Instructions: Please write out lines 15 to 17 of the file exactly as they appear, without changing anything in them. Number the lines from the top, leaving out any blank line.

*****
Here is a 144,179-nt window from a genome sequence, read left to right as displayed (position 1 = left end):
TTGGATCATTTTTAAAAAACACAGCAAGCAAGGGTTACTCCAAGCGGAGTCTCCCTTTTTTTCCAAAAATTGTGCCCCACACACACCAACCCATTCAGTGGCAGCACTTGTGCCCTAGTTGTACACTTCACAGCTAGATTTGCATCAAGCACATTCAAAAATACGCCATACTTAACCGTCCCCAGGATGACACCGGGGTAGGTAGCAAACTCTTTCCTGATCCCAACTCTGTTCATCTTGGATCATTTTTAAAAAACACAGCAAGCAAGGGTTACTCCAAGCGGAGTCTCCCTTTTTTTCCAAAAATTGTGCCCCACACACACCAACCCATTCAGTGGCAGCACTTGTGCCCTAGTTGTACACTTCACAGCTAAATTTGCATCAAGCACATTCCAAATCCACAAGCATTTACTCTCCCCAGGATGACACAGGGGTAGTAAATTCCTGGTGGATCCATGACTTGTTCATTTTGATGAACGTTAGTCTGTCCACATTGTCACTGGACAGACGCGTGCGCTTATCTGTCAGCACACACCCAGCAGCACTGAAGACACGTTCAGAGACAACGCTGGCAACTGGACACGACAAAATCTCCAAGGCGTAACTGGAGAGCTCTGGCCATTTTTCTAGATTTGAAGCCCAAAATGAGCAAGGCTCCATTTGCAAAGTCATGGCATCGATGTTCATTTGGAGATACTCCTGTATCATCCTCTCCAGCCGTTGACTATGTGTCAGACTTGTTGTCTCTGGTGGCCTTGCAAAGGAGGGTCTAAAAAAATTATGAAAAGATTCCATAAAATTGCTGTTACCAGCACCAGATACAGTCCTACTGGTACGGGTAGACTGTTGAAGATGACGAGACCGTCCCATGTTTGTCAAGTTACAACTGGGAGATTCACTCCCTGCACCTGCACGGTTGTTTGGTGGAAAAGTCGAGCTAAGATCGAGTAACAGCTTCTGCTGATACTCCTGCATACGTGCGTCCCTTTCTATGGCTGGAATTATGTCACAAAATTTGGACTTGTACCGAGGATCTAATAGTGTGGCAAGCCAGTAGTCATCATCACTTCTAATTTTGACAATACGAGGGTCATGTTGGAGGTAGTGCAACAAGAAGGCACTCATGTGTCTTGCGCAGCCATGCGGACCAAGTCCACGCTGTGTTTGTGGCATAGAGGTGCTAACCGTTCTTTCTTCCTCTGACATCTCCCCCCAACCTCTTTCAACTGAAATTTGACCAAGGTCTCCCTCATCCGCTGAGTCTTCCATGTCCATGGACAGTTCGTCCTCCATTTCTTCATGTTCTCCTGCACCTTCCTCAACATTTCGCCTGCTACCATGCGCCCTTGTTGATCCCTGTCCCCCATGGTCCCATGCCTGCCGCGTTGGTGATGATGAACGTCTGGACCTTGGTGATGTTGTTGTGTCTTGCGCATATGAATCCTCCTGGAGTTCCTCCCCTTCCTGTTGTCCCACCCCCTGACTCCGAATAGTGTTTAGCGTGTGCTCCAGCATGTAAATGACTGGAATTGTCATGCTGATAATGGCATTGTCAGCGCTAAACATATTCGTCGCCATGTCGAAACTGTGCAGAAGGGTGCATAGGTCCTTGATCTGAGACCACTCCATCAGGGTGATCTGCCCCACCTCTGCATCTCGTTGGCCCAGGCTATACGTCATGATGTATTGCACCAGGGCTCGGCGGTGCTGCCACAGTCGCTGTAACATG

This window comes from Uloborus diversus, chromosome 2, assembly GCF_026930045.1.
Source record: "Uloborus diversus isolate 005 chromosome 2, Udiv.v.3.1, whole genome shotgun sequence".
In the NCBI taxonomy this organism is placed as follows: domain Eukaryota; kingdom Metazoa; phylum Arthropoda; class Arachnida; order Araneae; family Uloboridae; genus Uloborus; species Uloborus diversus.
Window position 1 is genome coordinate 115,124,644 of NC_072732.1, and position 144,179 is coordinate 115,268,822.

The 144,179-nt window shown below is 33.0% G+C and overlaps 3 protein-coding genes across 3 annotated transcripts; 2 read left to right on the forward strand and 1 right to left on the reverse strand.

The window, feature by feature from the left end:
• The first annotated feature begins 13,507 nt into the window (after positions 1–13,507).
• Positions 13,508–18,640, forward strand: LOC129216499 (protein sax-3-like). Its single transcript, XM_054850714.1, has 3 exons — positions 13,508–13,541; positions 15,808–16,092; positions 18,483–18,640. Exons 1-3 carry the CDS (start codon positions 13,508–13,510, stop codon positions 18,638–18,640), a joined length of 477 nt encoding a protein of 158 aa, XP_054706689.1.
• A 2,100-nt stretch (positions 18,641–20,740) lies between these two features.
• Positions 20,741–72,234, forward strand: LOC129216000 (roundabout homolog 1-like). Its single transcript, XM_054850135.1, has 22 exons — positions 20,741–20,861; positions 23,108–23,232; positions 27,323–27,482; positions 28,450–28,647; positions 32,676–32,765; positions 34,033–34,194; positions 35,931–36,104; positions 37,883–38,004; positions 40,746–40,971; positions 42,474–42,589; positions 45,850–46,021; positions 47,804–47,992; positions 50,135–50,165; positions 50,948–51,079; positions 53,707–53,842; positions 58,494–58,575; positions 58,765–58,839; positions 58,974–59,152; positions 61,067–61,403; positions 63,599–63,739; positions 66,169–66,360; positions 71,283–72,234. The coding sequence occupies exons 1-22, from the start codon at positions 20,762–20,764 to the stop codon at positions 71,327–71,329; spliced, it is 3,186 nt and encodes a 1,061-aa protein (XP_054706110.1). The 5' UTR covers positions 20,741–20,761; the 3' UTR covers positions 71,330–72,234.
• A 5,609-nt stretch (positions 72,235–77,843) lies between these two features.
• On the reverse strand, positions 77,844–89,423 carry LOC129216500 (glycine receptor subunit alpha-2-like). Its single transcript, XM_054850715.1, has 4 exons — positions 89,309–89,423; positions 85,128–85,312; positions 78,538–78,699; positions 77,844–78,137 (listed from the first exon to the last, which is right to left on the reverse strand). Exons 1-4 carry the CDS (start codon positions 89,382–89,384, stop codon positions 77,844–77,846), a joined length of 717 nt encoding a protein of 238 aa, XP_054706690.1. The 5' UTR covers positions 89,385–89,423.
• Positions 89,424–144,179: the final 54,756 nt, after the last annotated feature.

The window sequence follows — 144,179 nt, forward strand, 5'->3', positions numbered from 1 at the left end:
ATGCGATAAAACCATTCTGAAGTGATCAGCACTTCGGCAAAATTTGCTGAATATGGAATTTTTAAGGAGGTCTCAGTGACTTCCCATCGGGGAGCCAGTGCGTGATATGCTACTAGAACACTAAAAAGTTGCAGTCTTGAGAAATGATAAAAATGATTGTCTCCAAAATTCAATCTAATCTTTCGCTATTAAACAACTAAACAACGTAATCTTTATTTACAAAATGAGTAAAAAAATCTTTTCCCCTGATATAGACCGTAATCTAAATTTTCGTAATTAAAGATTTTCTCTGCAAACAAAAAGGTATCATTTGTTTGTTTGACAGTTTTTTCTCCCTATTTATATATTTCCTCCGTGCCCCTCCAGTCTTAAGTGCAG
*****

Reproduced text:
• Positions 89,424–144,179: the final 54,756 nt, after the last annotated feature.

The window sequence follows — 144,179 nt, forward strand, 5'->3', positions numbered from 1 at the left end:
ATGCGATAAAACCATTCTGAAGTGATCAGCACTTCGGCAAAATTTGCTGAATATGGAATTTTTAAGGAGGTCTCAGTGACTTCCCATCGGGGAGCCAGTGCGTGATATGCTACTAGAACACTAAAAAGTTGCAGTCTTGAGAAATGATAAAAATGATTGTCTCCAAAATTCAATCTAATCTTTCGCTATTAAACAACTAAACAACGTAATCTTTATTTACAAAATGAGTAAAAAAATCTTTTCCCCTGATATAGACCGTAATCTAAATTTTCGTAATTAAAGATTTTCTCTGCAAACAAAAAGGTATCATTTGTTTGTTTGACAGTTTTTTCTCCCTATTTATATATTTCCTCCGTGCCCCTCCAGTCTTAAGTGCAG